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Gingerbread Facts to Tell Your Kids
Bake, Eat and Talk about Gingerbread
Everyone is busy at this time of year; winter, and especially Christmas is the time for baking. One of the seasonal favourites is gingerbread. Houses, gingerbread men, and cookies of all shapes and sizes can be baked using this delicious spice, but how much do we know about the history of gingerbread? I’ve been dredging up everything I know about it—not a great deal, but enough to tell the kids while baking or tearing open the packet, and eating gingerbread or cookies.
Talking about Ginger
Some things that we take for granted actually need to be stated; otherwise they may seem so obvious to us that they get overlooked when we are talking to our children. One of those things is ginger. Even though we see it all the time now in its root form, at one time it was not found fresh in local supermarkets. Occasionally it was seen as a dried and wizened root that looked much like a twig, but usually it was bought in a powdered form and used by the pinch, or teaspoonful, in cakes and cookies. Make sure your children realize that the powder you use when baking gingerbread is the same thing you use when cooking Asian meals. You may be surprised by their surprise!
Where did Ginger Originate?
Ginger or ginger root originated in India and China, where it was first cultivated, and has spread to the Caribbean and East Africa. It is the rhizome of the plant Zingiber officinale and is part of the same plant family as turmeric and cardamom. It is thought that the Egyptians and Greeks used ginger as part of their ceremonies. Some say it was first introduced to Europe by a monk towards the end of the 10th Century, although it is also claimed that it was brought to Europe by crusaders returning from the Middle East during the 11th Century.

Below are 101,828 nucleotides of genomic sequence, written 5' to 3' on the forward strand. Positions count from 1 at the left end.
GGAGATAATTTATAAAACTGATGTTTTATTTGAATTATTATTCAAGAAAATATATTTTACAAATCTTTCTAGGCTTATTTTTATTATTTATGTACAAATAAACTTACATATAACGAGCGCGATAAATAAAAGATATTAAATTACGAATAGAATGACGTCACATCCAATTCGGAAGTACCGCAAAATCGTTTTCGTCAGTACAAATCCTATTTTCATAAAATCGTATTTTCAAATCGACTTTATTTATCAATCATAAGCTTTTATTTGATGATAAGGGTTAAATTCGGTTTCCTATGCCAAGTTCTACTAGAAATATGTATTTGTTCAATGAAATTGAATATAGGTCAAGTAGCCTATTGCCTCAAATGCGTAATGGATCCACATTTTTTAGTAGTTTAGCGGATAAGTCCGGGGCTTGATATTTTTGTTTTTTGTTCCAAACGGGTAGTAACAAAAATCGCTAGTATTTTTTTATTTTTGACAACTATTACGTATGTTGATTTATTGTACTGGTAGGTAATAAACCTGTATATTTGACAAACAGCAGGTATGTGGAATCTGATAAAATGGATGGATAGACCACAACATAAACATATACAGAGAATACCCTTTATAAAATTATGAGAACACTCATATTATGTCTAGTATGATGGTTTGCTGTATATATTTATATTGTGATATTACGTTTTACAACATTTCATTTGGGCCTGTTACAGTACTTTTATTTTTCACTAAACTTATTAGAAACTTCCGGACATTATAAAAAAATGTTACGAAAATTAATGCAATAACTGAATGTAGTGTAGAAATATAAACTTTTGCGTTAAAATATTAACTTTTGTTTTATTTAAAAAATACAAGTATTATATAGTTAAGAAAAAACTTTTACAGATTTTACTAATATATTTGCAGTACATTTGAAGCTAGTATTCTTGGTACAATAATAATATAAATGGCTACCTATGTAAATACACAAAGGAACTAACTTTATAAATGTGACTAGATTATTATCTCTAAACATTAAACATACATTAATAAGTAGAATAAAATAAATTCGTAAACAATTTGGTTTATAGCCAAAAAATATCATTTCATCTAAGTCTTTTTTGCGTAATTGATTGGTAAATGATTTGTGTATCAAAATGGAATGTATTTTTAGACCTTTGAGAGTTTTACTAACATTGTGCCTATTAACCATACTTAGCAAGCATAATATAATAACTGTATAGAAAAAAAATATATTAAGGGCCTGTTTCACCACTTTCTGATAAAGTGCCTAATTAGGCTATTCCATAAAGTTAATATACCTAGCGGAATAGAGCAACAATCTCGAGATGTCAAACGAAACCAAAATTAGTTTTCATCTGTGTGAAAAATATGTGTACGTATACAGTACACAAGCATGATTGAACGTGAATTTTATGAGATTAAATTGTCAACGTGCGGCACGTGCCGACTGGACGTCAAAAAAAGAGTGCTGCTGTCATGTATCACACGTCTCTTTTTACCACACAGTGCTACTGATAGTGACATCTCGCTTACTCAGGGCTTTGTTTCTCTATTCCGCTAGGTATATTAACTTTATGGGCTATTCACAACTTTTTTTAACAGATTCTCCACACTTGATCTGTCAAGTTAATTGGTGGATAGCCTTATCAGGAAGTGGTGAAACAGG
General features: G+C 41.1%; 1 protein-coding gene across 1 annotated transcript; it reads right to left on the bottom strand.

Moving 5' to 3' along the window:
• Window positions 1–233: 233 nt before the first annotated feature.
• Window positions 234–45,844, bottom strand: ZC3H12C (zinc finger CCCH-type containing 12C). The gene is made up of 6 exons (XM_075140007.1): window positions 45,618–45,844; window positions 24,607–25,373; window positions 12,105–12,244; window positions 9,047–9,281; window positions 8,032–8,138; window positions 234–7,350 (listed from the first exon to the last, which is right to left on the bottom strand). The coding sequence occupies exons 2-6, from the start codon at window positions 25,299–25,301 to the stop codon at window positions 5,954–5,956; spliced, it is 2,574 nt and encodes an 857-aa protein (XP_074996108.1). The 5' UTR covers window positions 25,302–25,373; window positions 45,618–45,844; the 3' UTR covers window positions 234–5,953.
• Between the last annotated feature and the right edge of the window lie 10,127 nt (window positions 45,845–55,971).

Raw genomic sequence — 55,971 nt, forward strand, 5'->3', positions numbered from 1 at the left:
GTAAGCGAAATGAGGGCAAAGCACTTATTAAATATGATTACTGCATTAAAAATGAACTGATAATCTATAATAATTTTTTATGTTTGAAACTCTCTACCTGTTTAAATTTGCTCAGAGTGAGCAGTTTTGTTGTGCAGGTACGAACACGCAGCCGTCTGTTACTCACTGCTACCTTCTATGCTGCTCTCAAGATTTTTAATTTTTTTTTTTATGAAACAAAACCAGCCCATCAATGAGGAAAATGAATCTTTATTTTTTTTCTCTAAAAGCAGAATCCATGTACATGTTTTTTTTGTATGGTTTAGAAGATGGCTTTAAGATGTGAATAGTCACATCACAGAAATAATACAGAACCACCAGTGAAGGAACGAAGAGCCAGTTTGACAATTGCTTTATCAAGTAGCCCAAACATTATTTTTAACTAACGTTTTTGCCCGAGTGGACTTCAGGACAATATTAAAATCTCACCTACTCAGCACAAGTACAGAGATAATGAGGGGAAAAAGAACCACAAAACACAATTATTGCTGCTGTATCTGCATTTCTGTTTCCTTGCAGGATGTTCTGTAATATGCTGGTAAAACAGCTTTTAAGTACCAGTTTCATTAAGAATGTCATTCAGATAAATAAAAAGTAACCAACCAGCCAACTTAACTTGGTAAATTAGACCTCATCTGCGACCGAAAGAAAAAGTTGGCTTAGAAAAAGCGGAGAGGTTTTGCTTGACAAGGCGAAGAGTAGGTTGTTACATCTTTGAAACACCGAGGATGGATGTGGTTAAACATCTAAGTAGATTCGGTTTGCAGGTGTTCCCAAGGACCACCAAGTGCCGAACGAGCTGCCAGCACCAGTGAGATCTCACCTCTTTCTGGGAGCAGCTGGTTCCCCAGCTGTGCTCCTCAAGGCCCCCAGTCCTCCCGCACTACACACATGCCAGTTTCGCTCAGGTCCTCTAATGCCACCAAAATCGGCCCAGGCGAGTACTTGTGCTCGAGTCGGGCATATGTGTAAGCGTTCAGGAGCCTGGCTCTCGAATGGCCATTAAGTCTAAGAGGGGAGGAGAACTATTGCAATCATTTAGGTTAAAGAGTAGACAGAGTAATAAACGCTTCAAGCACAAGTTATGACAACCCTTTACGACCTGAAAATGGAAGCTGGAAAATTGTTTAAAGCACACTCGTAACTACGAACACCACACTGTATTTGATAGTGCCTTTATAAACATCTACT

For nearly 2,500 years, Ginger has played an important role in Asian medicine as a folk remedy to promote cleansing of the body through perspiration, to calm nausea and stimulate the appetite. Ginger tea was also used as a digestive agent and in the treatment of colds and sore throats. It is also known to assist the immune system and is now becoming increasingly popular as people realize how helpful it can be in maintaining health.
Did You Know?
- During the 15th Century gingerbread as we know it today came about, although in different households it was more of a biscuit than a bread.
- Gingerbread is often quite sticky and should always contain molasses.
- During the 16th Century people began to make gingerbread into figures and it was reported that Elizabeth I of England had gingerbread figures made of her courtiers and important guests and had them presented to them.
- In The Nutcracker, which is a famous ballet by Tchaikovsky, an army of gingerbread is set against the Mouse King.
- Most importantly, The Gingerbread Man, is a famous fairy tale much loved by children and often used to teach children to read because of its repetitive nature.
- It is thought that Hansel and Gretal, by the Brothers Grimm, was the main influence for the popularity of houses made of gingerbread and iced in sugar.
- 4 tablespoons Clear golden honey
- 3 1/2 glasses apple juice
- 2 inch piece fresh ginger (grated)
- 1 teaspoonful cinnamon/or 1 cinnamon stick
- Juice of 4 limes (lemon juice if preferred)
- 4 cloves (optional)
- Squeeze the limes into glasses. Add one tablespoon of golden honey to each glass.
- Place all the other ingredients in a pan and bring to the boil. Simmer for 7 to 10 minutes.
- Pour over the honey and lime; if cloves are used please ensure they are left in the pan as they can be a choking hazard.
- If desired you can decorate with a cinnamon stick, slices of apple or lime.